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Five great ways to enjoy local waters

By Katie Alvin Explore Big Sky Contributor

It’s hard to keep away from water in Big Sky. There’s a stream, pond, or river within a short drive – or even walk – from most every home or lodge in town. We also have some of the most pristine aquatic resources in the U.S. Don’t take it for granted! Summer is the time to take advantage of our wonderful local waters.
Safety First

While many nearby small streams and ponds are accessible and appear harmless, every water body can be risky. Even in midsummer streams are running fast and obstacles can be hard to see through whitewater. Only enter flowing water if you feel sure-footed and confident. Always vigilantly supervise children around water and don’t underestimate the power of a small stream. Be aware of the “thalweg” or the deepest flowing part of the stream –often, shallow creek edges drop off into this fast deep zone, so keep the kiddos close.
Explore the shore

Take a picnic to the river’s edge and spend some time looking for berries, watching rafters and fishermen, listening to birds, and soaking up the sun. Try beachcombing Montana style: Look for petrified wood, heart-shaped rocks, driftwood, or other interesting artifacts. Turn over rocks to see aquatic insects and their homemade casings. Slowing down and paying attention is a fantastic way to connect to the river and appreciate its beauty.
Make Montana mud castles

Kids of all ages, and even adults love to get dirty and wet. The banks of a river, stream or pond provide hours of fun for water and mud play. Dig channels and pits to see how water fills up and moves through them; make water parks for sticks and leaves; build dams and see how long it takes before they break; make a sand castle Montana-style by using mud, pebbles, sticks, flowers and other natural objects; closer to the water, pile rocks into cairns or walls and make pools. Enjoy experimenting with this ever-changing water world.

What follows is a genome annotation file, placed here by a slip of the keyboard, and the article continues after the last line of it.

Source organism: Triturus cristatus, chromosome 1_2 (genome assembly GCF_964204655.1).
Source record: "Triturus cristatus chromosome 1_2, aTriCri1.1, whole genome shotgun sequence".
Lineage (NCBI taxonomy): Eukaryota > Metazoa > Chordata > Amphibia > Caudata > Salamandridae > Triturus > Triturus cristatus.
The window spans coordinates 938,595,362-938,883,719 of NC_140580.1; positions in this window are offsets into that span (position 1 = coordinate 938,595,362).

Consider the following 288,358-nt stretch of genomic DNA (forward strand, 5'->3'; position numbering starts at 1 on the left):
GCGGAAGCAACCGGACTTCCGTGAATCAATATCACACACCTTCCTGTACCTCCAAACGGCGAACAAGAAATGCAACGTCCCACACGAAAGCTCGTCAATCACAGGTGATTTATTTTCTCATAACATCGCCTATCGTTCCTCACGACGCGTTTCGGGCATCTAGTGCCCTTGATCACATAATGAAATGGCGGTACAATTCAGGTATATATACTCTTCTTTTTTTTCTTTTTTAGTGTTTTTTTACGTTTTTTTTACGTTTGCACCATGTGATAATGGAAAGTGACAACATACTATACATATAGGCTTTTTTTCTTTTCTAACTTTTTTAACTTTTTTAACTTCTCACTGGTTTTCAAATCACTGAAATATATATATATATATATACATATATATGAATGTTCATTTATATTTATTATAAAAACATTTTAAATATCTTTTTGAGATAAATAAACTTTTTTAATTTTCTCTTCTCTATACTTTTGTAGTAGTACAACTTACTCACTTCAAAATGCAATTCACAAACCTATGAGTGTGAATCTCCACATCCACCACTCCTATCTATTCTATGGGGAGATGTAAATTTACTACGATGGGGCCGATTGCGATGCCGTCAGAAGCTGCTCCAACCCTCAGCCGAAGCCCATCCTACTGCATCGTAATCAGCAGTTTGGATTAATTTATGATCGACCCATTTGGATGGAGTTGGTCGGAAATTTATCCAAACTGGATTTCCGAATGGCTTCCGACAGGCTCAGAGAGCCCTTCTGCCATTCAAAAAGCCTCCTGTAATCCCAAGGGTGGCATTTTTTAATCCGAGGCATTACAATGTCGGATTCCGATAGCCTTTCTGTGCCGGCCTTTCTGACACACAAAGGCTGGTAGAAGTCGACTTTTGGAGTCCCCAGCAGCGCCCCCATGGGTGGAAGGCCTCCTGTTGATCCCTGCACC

Try fishing for fun

Fly fishing doesn’t have to be complicated or expensive. With many companies offering low-cost introductory outfits, it’s easy to try out the sport without making a huge investment. Rent boots and waders, or “wet wade” in river sandals and quick-dry pants. The Gallatin River is the perfect place to gain experience with basic techniques, just be sure you stop into a local shop to get a quick overview from folks that fish daily. Half the fun of fishing is telling stories later, so grab your kids or friends and go create some memories.
Pick up a paddle

While paddling in whitewater without a guide might be daunting for the average person – and downright dangerous for a beginner – there are plenty of ways to have fun in a watercraft without much risk. To get an introduction to a variety of paddle sports, head up to Lake Levinsky at Big Sky Resort to try stand-up paddle boarding, kayaking, canoeing or paddle boating. If you’d like to float the Gallatin, check with one of the local rafting shops to rent gear and get guidance on where to go. Better yet, take it a little easier and dip your paddle on a guided float.

Don’t miss out on the opportunities to experience and appreciate Montana’s pristine resources. Plan a trip to show some love for the water and get outside!

Katie Alvin has lived in Big Sky for more than 20 years and owns East Slope Outdoors with her husband Dave. With degrees in Environmental Studies and Soil Science, she has been involved with environmental and outdoor education for 25 years.

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